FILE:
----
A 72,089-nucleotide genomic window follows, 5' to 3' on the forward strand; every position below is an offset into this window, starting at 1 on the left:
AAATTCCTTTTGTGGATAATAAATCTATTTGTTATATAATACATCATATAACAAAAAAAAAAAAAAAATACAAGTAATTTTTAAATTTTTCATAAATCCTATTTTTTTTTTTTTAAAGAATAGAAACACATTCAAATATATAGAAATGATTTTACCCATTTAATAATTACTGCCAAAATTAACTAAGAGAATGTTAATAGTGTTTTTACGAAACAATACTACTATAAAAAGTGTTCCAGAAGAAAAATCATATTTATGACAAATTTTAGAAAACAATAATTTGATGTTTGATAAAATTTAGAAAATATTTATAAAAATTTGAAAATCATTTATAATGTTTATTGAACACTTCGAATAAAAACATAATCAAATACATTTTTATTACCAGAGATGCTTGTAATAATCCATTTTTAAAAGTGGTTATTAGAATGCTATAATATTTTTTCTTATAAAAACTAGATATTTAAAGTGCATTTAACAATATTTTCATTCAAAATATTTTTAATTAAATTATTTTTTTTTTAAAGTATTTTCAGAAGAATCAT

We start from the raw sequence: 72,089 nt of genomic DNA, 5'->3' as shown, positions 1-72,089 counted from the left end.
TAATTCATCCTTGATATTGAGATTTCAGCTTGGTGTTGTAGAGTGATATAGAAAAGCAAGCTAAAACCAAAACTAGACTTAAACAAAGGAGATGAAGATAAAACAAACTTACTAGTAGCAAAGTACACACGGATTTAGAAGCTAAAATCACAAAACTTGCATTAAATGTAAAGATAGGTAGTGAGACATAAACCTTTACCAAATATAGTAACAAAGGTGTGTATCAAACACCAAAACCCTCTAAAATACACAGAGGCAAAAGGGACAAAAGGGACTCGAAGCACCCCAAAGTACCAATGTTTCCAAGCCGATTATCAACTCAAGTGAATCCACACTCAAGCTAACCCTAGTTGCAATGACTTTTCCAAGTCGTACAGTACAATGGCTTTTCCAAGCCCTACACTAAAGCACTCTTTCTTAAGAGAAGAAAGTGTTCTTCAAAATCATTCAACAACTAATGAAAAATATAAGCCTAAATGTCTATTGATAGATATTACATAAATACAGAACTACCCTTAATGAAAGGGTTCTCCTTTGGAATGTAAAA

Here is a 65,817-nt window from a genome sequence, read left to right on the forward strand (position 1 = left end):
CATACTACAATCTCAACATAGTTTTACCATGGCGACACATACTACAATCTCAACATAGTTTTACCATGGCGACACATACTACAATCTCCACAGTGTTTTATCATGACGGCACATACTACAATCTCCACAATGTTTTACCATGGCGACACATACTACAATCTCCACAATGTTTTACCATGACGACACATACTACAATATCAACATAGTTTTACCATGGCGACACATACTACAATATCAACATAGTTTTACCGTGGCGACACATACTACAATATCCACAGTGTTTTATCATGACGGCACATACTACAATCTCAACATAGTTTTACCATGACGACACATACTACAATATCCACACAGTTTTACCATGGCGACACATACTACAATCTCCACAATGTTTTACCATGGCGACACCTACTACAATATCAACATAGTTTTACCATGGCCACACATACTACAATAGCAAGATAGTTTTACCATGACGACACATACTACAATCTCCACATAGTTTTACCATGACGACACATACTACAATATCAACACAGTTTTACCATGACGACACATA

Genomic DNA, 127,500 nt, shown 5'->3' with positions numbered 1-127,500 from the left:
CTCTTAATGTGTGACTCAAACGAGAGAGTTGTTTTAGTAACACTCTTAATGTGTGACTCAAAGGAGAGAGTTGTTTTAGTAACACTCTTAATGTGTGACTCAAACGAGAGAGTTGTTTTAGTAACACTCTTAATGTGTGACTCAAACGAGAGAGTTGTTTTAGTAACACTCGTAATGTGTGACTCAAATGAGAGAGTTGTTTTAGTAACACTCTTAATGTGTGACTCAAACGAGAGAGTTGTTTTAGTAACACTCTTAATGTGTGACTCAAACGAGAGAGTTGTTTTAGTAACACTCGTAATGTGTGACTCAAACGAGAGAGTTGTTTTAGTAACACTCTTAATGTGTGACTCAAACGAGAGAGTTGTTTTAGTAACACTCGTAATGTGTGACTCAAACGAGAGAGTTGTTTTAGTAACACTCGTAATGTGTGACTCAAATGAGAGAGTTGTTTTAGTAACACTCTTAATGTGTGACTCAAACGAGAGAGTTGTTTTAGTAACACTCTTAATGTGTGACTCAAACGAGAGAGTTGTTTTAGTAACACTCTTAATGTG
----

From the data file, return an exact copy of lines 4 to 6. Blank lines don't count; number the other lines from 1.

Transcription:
TAATTCATCCTTGATATTGAGATTTCAGCTTGGTGTTGTAGAGTGATATAGAAAAGCAAGCTAAAACCAAAACTAGACTTAAACAAAGGAGATGAAGATAAAACAAACTTACTAGTAGCAAAGTACACACGGATTTAGAAGCTAAAATCACAAAACTTGCATTAAATGTAAAGATAGGTAGTGAGACATAAACCTTTACCAAATATAGTAACAAAGGTGTGTATCAAACACCAAAACCCTCTAAAATACACAGAGGCAAAAGGGACAAAAGGGACTCGAAGCACCCCAAAGTACCAATGTTTCCAAGCCGATTATCAACTCAAGTGAATCCACACTCAAGCTAACCCTAGTTGCAATGACTTTTCCAAGTCGTACAGTACAATGGCTTTTCCAAGCCCTACACTAAAGCACTCTTTCTTAAGAGAAGAAAGTGTTCTTCAAAATCATTCAACAACTAATGAAAAATATAAGCCTAAATGTCTATTGATAGATATTACATAAATACAGAACTACCCTTAATGAAAGGGTTCTCCTTTGGAATGTAAAA

Here is a 65,817-nt window from a genome sequence, read left to right on the forward strand (position 1 = left end):
CATACTACAATCTCAACATAGTTTTACCATGGCGACACATACTACAATCTCAACATAGTTTTACCATGGCGACACATACTACAATCTCCACAGTGTTTTATCATGACGGCACATACTACAATCTCCACAATGTTTTACCATGGCGACACATACTACAATCTCCACAATGTTTTACCATGACGACACATACTACAATATCAACATAGTTTTACCATGGCGACACATACTACAATATCAACATAGTTTTACCGTGGCGACACATACTACAATATCCACAGTGTTTTATCATGACGGCACATACTACAATCTCAACATAGTTTTACCATGACGACACATACTACAATATCCACACAGTTTTACCATGGCGACACATACTACAATCTCCACAATGTTTTACCATGGCGACACCTACTACAATATCAACATAGTTTTACCATGGCCACACATACTACAATAGCAAGATAGTTTTACCATGACGACACATACTACAATCTCCACATAGTTTTACCATGACGACACATACTACAATATCAACACAGTTTTACCATGACGACACATA